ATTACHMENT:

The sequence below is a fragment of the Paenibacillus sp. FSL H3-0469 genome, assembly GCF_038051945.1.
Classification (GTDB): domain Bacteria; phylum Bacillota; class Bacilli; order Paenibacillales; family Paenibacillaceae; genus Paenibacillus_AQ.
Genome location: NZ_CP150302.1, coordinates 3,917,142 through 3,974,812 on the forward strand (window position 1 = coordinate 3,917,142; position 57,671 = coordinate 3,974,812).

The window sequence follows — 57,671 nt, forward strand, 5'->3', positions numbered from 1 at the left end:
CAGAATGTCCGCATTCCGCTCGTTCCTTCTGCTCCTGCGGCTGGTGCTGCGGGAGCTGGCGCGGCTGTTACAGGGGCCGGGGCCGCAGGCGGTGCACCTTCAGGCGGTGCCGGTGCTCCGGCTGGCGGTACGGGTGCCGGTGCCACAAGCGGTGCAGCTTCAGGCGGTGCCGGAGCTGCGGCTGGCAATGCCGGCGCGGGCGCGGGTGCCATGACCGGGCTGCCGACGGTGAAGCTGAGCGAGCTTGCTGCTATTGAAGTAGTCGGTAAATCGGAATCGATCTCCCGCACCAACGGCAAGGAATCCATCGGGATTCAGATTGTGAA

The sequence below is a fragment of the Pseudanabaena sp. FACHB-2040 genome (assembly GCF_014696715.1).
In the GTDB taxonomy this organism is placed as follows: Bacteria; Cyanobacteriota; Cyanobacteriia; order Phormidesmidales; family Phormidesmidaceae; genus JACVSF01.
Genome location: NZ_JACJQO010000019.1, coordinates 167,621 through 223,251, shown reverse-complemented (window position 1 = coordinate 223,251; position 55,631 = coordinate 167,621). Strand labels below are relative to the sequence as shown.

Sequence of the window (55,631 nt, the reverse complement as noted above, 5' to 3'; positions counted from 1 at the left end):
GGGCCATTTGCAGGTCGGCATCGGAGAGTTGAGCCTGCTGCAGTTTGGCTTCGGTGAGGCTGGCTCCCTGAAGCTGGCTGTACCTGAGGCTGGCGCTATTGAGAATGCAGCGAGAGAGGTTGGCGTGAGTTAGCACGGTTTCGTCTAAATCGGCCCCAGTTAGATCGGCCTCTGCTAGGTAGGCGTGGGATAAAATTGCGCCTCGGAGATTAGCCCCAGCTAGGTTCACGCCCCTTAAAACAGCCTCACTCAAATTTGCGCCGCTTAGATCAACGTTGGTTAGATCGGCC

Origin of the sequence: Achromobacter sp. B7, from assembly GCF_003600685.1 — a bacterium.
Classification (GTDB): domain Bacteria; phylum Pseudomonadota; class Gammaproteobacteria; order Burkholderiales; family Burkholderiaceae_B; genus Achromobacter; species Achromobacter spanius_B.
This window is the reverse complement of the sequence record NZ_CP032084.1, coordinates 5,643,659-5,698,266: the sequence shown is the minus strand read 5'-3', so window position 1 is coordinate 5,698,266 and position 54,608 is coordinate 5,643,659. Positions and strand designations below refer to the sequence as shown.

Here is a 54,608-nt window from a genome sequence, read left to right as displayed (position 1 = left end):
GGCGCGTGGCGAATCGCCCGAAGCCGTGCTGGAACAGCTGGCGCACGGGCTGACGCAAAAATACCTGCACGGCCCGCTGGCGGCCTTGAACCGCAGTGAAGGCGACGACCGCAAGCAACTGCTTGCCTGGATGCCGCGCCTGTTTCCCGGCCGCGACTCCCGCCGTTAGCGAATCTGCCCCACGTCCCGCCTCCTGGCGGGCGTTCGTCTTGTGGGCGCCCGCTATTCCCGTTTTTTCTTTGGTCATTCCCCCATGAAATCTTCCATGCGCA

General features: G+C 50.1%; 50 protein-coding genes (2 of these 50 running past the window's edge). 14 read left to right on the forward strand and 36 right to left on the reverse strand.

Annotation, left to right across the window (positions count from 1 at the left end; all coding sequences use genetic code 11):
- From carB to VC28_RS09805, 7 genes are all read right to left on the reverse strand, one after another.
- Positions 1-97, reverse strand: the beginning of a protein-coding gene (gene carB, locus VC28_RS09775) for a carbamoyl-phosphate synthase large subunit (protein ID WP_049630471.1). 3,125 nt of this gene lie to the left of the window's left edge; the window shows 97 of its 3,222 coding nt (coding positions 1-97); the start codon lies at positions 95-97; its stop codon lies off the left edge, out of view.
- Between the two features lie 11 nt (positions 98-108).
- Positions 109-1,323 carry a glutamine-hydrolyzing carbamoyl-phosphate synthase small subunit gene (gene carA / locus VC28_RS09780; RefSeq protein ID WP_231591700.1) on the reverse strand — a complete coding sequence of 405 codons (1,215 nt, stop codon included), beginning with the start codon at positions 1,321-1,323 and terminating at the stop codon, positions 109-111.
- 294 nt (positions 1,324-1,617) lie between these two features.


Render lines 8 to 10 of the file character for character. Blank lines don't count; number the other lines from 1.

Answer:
Genome location: NZ_JACJQO010000019.1, coordinates 167,621 through 223,251, shown reverse-complemented (window position 1 = coordinate 223,251; position 55,631 = coordinate 167,621). Strand labels below are relative to the sequence as shown.

Sequence of the window (55,631 nt, the reverse complement as noted above, 5' to 3'; positions counted from 1 at the left end):
GGGCCATTTGCAGGTCGGCATCGGAGAGTTGAGCCTGCTGCAGTTTGGCTTCGGTGAGGCTGGCTCCCTGAAGCTGGCTGTACCTGAGGCTGGCGCTATTGAGAATGCAGCGAGAGAGGTTGGCGTGAGTTAGCACGGTTTCGTCTAAATCGGCCCCAGTTAGATCGGCCTCTGCTAGGTAGGCGTGGGATAAAATTGCGCCTCGGAGATTAGCCCCAGCTAGGTTCACGCCCCTTAAAACAGCCTCACTCAAATTTGCGCCGCTTAGATCAACGTTGGTTAGATCGGCC